By J. H. C. Williams
Through the center and past due Republican classes (fourth to first centuries BC) the Romans lived in worry and loathing of the Gauls of northern Italy, prompted basically by way of their collective historic reminiscence of the destruction of the town of Rome through Gauls in 387 BC. via analyzing the literary proof in relation to the old, ethnographic, and geographic writings of Greeks and Romans of the interval focussing on invasion and clash, this publication makes an attempt to respond to the questions how and why the Gauls turned the lethal enemy of the Romans. Dr. Williams additionally examines the complicated thought of the Gauls as 'Celts' which has been so influential in ancient and archaeological bills of northern Italy within the past due pre-Roman Iron Age by means of sleek students. The publication concludes that historical literary proof and sleek ethnic presumptions approximately 'Celts' should not a legitimate foundation for reconstructing both the background of the Romans' interplay with the peoples of northern Italy or for analyzing the fabric proof.
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Additional info for Beyond the Rubicon: Romans and Gauls in Republican Italy (Oxford Classical Monographs)
It seems unlikely, then, that he could have written a monumental work about them. 46 D. L. praef. 1, 6. See Momigliano 1975: 59–60; Piggott 1968: 76–90 has a useful discussion of the place of druids in the Greek tradition. 47 Pol. 3. 58. 5–59. 2. The Discovery of Celtic Italy 31 was the reason why earlier accounts were so often replete with myth and exaggeration, a tendency which he claims to have overcome in his own work. Other diﬃculties also hindered the furtherance of geographical inquiry. 48 The Greeks of Spina and Adria may have reacted similarly to requests for information about their hinterland.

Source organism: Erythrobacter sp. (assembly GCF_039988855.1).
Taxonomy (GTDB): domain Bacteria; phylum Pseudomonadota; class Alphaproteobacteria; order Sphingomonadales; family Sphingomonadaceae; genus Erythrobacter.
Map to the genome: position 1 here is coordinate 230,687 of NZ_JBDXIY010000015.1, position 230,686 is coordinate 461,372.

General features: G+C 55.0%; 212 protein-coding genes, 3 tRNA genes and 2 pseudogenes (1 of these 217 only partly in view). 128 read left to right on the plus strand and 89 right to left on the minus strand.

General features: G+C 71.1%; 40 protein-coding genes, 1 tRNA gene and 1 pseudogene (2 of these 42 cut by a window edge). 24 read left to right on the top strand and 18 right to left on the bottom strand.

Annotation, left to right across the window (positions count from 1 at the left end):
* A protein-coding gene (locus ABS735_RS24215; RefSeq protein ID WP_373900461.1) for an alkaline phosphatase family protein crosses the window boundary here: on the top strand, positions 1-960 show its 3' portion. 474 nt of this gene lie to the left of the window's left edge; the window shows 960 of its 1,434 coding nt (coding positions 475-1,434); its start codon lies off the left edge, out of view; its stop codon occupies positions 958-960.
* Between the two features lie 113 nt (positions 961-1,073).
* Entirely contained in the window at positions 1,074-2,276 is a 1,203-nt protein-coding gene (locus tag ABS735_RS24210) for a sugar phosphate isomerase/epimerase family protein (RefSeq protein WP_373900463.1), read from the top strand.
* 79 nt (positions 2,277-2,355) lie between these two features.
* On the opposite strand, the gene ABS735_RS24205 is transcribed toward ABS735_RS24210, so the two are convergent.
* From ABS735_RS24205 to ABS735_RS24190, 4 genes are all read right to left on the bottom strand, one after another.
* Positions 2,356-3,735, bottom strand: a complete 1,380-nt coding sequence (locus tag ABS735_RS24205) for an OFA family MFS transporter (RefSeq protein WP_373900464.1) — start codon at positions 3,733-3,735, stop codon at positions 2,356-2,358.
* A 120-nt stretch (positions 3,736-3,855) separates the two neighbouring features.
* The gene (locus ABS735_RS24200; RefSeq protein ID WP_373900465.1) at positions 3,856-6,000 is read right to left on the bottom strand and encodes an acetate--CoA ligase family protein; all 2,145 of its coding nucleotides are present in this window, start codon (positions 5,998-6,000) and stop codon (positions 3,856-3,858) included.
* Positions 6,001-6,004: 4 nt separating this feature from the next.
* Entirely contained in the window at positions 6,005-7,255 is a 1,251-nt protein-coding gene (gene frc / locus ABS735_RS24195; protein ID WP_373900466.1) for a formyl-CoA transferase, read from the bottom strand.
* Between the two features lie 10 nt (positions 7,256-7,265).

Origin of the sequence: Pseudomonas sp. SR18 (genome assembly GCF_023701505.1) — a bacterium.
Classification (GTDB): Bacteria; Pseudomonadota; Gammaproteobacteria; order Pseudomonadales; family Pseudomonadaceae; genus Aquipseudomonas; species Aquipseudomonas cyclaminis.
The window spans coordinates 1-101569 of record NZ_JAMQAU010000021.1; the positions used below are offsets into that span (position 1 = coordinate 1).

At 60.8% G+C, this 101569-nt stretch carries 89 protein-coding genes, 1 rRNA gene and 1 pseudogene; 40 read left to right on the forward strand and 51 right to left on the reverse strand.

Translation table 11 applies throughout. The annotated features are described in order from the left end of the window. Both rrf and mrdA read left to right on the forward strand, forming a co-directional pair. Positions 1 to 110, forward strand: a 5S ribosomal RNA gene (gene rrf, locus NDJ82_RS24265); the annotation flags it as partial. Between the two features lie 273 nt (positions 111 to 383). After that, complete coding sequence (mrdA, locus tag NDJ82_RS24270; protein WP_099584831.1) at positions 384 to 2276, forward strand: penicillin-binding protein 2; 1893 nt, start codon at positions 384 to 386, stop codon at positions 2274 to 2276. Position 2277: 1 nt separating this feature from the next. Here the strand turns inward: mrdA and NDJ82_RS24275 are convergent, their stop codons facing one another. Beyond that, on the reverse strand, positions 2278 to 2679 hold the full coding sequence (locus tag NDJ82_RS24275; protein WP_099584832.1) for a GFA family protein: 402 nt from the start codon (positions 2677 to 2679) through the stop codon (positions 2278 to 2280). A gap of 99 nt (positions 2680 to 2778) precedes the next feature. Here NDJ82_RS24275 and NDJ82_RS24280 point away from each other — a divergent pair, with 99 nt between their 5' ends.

Praef. 1, 6. See Momigliano 1975: 59–60; Piggott 1968: 76–90 has a useful discussion of the place of druids in the Greek tradition. 47 Pol. 3. 58. 5–59. 2. The Discovery of Celtic Italy 31 was the reason why earlier accounts were so often replete with myth and exaggeration, a tendency which he claims to have overcome in his own work. Other diﬃculties also hindered the furtherance of geographical inquiry. 48 The Greeks of Spina and Adria may have reacted similarly to requests for information about their hinterland.
The 72 Cf. g. the following examples from the 190s , mostly concerning triumphs over the Gauls of Italy: L. 31. 49. 2–3 (L. Furius Purpurio’s triumph in 200 ), 33. 23. 4–7 (C. Cornelius Cethegus in 197 ), 33. 37. 10–12 (M. Marcellus in 196 ), 34. 46. 2–3 (Cato in 194 , after his Spanish command), 36. 40. 11–13 (P. Scipio Nasica in 191 ). For the Duilius inscription, see ILLRP 319 (= CIL 1. 25). 73 For distances in inscriptions, cf. the triumphal inscription of C. H. 3. 129) as a source for the distance between Aquileia and the River Titius; and the Polla stone which, in triumphal manner, lists the stages on the road between Regium and Capua (ILLRP 454).
Beyond the Rubicon: Romans and Gauls in Republican Italy (Oxford Classical Monographs) by J. H. C. Williams